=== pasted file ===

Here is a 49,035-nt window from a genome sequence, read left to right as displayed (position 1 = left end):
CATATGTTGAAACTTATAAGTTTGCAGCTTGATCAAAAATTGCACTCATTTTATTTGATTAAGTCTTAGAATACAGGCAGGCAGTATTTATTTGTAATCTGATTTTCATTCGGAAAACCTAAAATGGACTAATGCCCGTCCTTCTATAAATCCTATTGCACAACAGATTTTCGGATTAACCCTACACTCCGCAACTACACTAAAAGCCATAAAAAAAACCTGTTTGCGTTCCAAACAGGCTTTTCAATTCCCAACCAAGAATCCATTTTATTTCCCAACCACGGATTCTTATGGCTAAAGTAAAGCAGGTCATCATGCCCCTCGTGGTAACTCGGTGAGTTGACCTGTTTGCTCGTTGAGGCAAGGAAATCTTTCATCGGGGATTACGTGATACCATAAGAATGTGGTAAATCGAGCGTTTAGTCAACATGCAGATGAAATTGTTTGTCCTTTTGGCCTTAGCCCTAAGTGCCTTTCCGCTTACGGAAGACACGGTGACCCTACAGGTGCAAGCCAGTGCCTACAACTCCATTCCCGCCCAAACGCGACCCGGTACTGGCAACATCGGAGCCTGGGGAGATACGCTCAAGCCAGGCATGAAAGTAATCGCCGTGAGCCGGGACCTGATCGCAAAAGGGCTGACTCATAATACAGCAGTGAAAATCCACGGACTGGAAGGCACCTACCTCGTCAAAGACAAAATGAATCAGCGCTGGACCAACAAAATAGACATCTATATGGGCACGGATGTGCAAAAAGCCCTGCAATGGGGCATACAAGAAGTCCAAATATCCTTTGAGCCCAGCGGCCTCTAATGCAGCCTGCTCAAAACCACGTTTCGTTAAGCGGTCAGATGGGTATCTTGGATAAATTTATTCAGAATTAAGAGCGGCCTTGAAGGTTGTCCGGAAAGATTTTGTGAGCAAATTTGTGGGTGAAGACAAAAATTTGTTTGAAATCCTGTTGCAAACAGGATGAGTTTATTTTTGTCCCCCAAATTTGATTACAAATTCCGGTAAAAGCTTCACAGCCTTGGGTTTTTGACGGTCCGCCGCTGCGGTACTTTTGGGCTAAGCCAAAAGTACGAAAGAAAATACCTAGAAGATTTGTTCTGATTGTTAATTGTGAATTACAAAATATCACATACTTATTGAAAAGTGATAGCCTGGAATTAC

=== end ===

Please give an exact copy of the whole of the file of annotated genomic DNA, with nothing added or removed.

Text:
Here is a 49,035-nt window from a genome sequence, read left to right as displayed (position 1 = left end):
CATATGTTGAAACTTATAAGTTTGCAGCTTGATCAAAAATTGCACTCATTTTATTTGATTAAGTCTTAGAATACAGGCAGGCAGTATTTATTTGTAATCTGATTTTCATTCGGAAAACCTAAAATGGACTAATGCCCGTCCTTCTATAAATCCTATTGCACAACAGATTTTCGGATTAACCCTACACTCCGCAACTACACTAAAAGCCATAAAAAAAACCTGTTTGCGTTCCAAACAGGCTTTTCAATTCCCAACCAAGAATCCATTTTATTTCCCAACCACGGATTCTTATGGCTAAAGTAAAGCAGGTCATCATGCCCCTCGTGGTAACTCGGTGAGTTGACCTGTTTGCTCGTTGAGGCAAGGAAATCTTTCATCGGGGATTACGTGATACCATAAGAATGTGGTAAATCGAGCGTTTAGTCAACATGCAGATGAAATTGTTTGTCCTTTTGGCCTTAGCCCTAAGTGCCTTTCCGCTTACGGAAGACACGGTGACCCTACAGGTGCAAGCCAGTGCCTACAACTCCATTCCCGCCCAAACGCGACCCGGTACTGGCAACATCGGAGCCTGGGGAGATACGCTCAAGCCAGGCATGAAAGTAATCGCCGTGAGCCGGGACCTGATCGCAAAAGGGCTGACTCATAATACAGCAGTGAAAATCCACGGACTGGAAGGCACCTACCTCGTCAAAGACAAAATGAATCAGCGCTGGACCAACAAAATAGACATCTATATGGGCACGGATGTGCAAAAAGCCCTGCAATGGGGCATACAAGAAGTCCAAATATCCTTTGAGCCCAGCGGCCTCTAATGCAGCCTGCTCAAAACCACGTTTCGTTAAGCGGTCAGATGGGTATCTTGGATAAATTTATTCAGAATTAAGAGCGGCCTTGAAGGTTGTCCGGAAAGATTTTGTGAGCAAATTTGTGGGTGAAGACAAAAATTTGTTTGAAATCCTGTTGCAAACAGGATGAGTTTATTTTTGTCCCCCAAATTTGATTACAAATTCCGGTAAAAGCTTCACAGCCTTGGGTTTTTGACGGTCCGCCGCTGCGGTACTTTTGGGCTAAGCCAAAAGTACGAAAGAAAATACCTAGAAGATTTGTTCTGATTGTTAATTGTGAATTACAAAATATCACATACTTATTGAAAAGTGATAGCCTGGAATTAC